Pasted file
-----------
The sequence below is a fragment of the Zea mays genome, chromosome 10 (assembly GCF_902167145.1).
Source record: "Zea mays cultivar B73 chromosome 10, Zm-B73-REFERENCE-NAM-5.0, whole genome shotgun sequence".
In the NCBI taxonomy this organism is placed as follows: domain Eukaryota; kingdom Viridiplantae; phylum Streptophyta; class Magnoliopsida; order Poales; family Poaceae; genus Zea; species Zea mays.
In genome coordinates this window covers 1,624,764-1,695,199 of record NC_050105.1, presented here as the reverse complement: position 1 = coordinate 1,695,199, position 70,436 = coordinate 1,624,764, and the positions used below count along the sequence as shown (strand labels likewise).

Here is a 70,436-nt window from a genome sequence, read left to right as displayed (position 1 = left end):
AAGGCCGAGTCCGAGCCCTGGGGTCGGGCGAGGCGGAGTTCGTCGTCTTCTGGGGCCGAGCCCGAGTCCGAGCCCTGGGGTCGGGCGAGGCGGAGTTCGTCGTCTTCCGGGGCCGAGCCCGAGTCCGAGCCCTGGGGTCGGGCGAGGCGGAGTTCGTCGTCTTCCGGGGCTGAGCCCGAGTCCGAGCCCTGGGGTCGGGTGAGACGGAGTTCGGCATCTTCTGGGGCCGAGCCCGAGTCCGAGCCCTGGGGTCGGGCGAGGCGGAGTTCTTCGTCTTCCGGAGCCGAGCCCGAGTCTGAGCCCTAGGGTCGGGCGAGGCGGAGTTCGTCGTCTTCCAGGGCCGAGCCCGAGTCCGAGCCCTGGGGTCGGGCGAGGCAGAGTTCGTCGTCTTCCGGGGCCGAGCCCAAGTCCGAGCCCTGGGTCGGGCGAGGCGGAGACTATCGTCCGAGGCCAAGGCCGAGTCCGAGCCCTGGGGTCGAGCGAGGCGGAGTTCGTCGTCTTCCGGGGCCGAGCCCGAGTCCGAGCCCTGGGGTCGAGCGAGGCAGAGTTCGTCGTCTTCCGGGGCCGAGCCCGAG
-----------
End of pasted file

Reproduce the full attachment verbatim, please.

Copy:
The sequence below is a fragment of the Zea mays genome, chromosome 10 (assembly GCF_902167145.1).
Source record: "Zea mays cultivar B73 chromosome 10, Zm-B73-REFERENCE-NAM-5.0, whole genome shotgun sequence".
In the NCBI taxonomy this organism is placed as follows: domain Eukaryota; kingdom Viridiplantae; phylum Streptophyta; class Magnoliopsida; order Poales; family Poaceae; genus Zea; species Zea mays.
In genome coordinates this window covers 1,624,764-1,695,199 of record NC_050105.1, presented here as the reverse complement: position 1 = coordinate 1,695,199, position 70,436 = coordinate 1,624,764, and the positions used below count along the sequence as shown (strand labels likewise).

Here is a 70,436-nt window from a genome sequence, read left to right as displayed (position 1 = left end):
AAGGCCGAGTCCGAGCCCTGGGGTCGGGCGAGGCGGAGTTCGTCGTCTTCTGGGGCCGAGCCCGAGTCCGAGCCCTGGGGTCGGGCGAGGCGGAGTTCGTCGTCTTCCGGGGCCGAGCCCGAGTCCGAGCCCTGGGGTCGGGCGAGGCGGAGTTCGTCGTCTTCCGGGGCTGAGCCCGAGTCCGAGCCCTGGGGTCGGGTGAGACGGAGTTCGGCATCTTCTGGGGCCGAGCCCGAGTCCGAGCCCTGGGGTCGGGCGAGGCGGAGTTCTTCGTCTTCCGGAGCCGAGCCCGAGTCTGAGCCCTAGGGTCGGGCGAGGCGGAGTTCGTCGTCTTCCAGGGCCGAGCCCGAGTCCGAGCCCTGGGGTCGGGCGAGGCAGAGTTCGTCGTCTTCCGGGGCCGAGCCCAAGTCCGAGCCCTGGGTCGGGCGAGGCGGAGACTATCGTCCGAGGCCAAGGCCGAGTCCGAGCCCTGGGGTCGAGCGAGGCGGAGTTCGTCGTCTTCCGGGGCCGAGCCCGAGTCCGAGCCCTGGGGTCGAGCGAGGCAGAGTTCGTCGTCTTCCGGGGCCGAGCCCGAG